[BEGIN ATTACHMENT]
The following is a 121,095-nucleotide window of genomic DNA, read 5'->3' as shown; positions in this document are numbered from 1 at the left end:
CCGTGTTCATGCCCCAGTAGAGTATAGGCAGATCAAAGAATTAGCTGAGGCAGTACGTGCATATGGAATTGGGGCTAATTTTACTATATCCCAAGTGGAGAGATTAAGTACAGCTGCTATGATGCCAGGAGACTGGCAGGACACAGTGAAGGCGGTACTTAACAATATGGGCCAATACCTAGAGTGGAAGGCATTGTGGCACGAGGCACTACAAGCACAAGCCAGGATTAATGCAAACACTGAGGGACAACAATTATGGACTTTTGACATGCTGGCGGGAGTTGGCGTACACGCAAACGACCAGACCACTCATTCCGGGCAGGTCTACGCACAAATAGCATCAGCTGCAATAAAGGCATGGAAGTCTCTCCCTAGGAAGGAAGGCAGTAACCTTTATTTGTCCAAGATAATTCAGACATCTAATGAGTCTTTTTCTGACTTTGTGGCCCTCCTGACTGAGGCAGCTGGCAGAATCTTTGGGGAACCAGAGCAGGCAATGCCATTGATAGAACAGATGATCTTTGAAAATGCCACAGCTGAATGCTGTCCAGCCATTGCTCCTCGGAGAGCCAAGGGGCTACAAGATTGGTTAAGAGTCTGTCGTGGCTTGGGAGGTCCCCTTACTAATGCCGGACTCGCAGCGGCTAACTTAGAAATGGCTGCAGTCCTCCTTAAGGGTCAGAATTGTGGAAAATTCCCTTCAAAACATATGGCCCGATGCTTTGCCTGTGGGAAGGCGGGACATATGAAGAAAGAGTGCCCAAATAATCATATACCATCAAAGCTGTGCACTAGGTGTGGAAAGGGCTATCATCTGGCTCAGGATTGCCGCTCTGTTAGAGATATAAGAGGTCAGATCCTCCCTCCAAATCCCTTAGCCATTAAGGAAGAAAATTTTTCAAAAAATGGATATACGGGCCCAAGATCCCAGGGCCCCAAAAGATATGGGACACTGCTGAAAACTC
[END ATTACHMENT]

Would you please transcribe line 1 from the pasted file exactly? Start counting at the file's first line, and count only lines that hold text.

The following is a 121,095-nucleotide window of genomic DNA, read 5'->3' as shown; positions in this document are numbered from 1 at the left end: